Kevin Chin, an Entrepreneurs' Organization (EO) member in London, United Kingdom and Brisbane, Australia, is the author of HyperTurnaround! and founder and CEO of Arowana, a certified B Corporation which invests in, operates and grows small to medium-sized enterprises. We asked Kevin about the process of becoming a B Corporation. Here's what he shared:
How did you learn about becoming a B Corporation?
I first learned about B Corporations--the B stands for beneficial--in September 2016 when, during a conference, my preferred session was full, so I walked into a session about B Corps. I knew nothing about them beforehand. I walked out convinced that B Corps would become a gold standard certification, that the ethos of B Corps aligned with our core values, and it was where I wanted to take my company.
Certified B Corporations are for-profit companies that meet the highest standards of verified social and environmental performance, governance, transparency and legal accountability. The ultimate goal is to balance profit and purpose, using business as a force for good.
To become certified, a rigorous due diligence assessment is conducted by the B Lab organization, a non-profit certification body. In order to achieve and preserve certification, companies must attain a minimum score for environmental, social and governance performance.
What's the difference between a B Corp and a company that commits to responsible corporate citizenship?
Most companies do set out to be responsible corporate citizens. The vast majority also have a primary purpose of maximizing shareholder returns. With the increasing myopia of shareholders, this creates pressure on corporate leaders to make a profit at any cost--sometimes manifesting in behavior that is not conducive to sustainability and long-term success.
A case in point is Boeing, whose 737 Max aircraft was rushed into service over concerns about competition from Airbus adversely impacting annual profits. This led to the deaths of 346 passengers.
A key difference with B Corps is that they are required to codify in their company constitution that their ultimate purpose is to operate their business as a force for good and for the benefit of all stakeholders--not just shareholders.
Another key difference with B Corps is that they legally commit to an annual assessment of environmental, social and governance performance. Failure to uphold standards could result in an embarrassing loss of accreditation. By contrast, companies that commit to being responsible corporate citizens are generally not held accountable by an assessment mechanism.
In that case, why did you voluntarily put your company through the hassle of becoming a B Corp?
As our company approached its 10th anniversary, I wanted to effect a major cultural transformation to align with our core purpose of building sustainable companies. This core purpose necessitates a long-term horizon. However, at the time, our culture was overly focused on short-term remuneration, where people essentially lived for the annual bonus day. This was a legacy of the company's private equity firm background where an annual bonus mindset defines culture.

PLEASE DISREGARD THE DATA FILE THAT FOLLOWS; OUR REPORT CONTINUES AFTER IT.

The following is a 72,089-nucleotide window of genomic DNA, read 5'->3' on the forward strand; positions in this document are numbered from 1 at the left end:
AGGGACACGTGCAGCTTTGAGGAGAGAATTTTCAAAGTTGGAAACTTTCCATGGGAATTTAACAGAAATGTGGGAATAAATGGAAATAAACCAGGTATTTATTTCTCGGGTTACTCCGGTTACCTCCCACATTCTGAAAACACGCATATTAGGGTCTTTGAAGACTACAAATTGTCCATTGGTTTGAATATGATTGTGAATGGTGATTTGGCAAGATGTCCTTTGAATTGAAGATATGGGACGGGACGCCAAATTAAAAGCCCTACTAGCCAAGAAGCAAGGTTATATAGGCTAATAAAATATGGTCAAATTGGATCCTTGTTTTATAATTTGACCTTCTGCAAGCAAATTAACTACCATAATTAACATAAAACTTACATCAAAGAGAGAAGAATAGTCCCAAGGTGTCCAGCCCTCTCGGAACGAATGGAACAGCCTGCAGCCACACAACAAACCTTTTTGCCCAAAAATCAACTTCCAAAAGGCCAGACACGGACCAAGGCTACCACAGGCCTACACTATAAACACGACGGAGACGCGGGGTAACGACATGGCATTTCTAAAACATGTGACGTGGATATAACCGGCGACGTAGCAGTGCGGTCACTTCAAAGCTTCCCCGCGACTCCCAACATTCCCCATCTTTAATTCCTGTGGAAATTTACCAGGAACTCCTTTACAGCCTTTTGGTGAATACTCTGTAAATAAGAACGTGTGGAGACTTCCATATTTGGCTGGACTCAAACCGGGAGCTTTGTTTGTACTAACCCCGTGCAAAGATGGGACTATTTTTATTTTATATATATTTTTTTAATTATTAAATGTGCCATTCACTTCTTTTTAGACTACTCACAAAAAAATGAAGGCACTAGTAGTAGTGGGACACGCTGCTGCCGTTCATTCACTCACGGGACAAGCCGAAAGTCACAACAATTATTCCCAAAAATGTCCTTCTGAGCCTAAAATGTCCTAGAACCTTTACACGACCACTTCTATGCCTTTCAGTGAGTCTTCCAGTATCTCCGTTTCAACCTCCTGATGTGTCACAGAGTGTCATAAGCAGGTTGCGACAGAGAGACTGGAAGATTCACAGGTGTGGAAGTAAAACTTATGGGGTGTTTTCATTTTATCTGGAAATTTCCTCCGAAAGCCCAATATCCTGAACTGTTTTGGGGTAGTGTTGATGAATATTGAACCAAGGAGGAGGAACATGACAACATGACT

As the Boeing example illustrates, such misalignment can be dangerous and is not conducive to building companies over the long term. I realized the fundamental incompatibility between what we were already becoming--an organization that invests in, owns, fixes and scales up companies--versus our private equity roots of flipping companies for profit.
So, my stumbling across B Corps was serendipitous. I felt that becoming a B Corp would be the perfect catalyst to drive cultural change.
In addition, I liked the fact that B Corp assessment would provide a robust, independent review of our systems, processes and governance architecture. Furthermore, it provides a methodology and scorecard to assess these elements on an ongoing basis.
What were some unanticipated issues you confronted?
B Corp accreditation was much harder and took far longer than anticipated! This was partly because we have multiple businesses across four continents, but also because the assessment process is rigorous. It took 15 months; we were accredited in May 2018.
It was also a more powerful catalyst than I anticipated for driving cultural transformation. For example, a forensic review of our governance architecture, including the quality of and compliance with company policies, led to a handful of senior employees being exited. We experienced significant cultural turbulence, complete with toxic behavior designed to disrupt and try to destroy the organization.
What would you share with leaders contemplating B Corp accreditation?
- Be prepared for total cultural upheaval, especially if your company culture focuses on short-term shareholder returns, or in other words, making money above all else.
- To change the culture, you have to change the people--often those in senior positions. This requires steadfast commitment, as you will experience push-back from those who are not aligned with your organization's purpose.
- The end result is worth it: We're part of a community of 2,933 companies in 64 countries leading a global movement to do business for good--and that's no longer a subjective statement. Each year, our B Impact Assessment evaluates how our business model and operations impact our employees, customers, community and the environment--from our supply chain to employee benefits to charitable pursuits. We've made the choice to be held accountable for making a positive impact--and I'd do it all over again.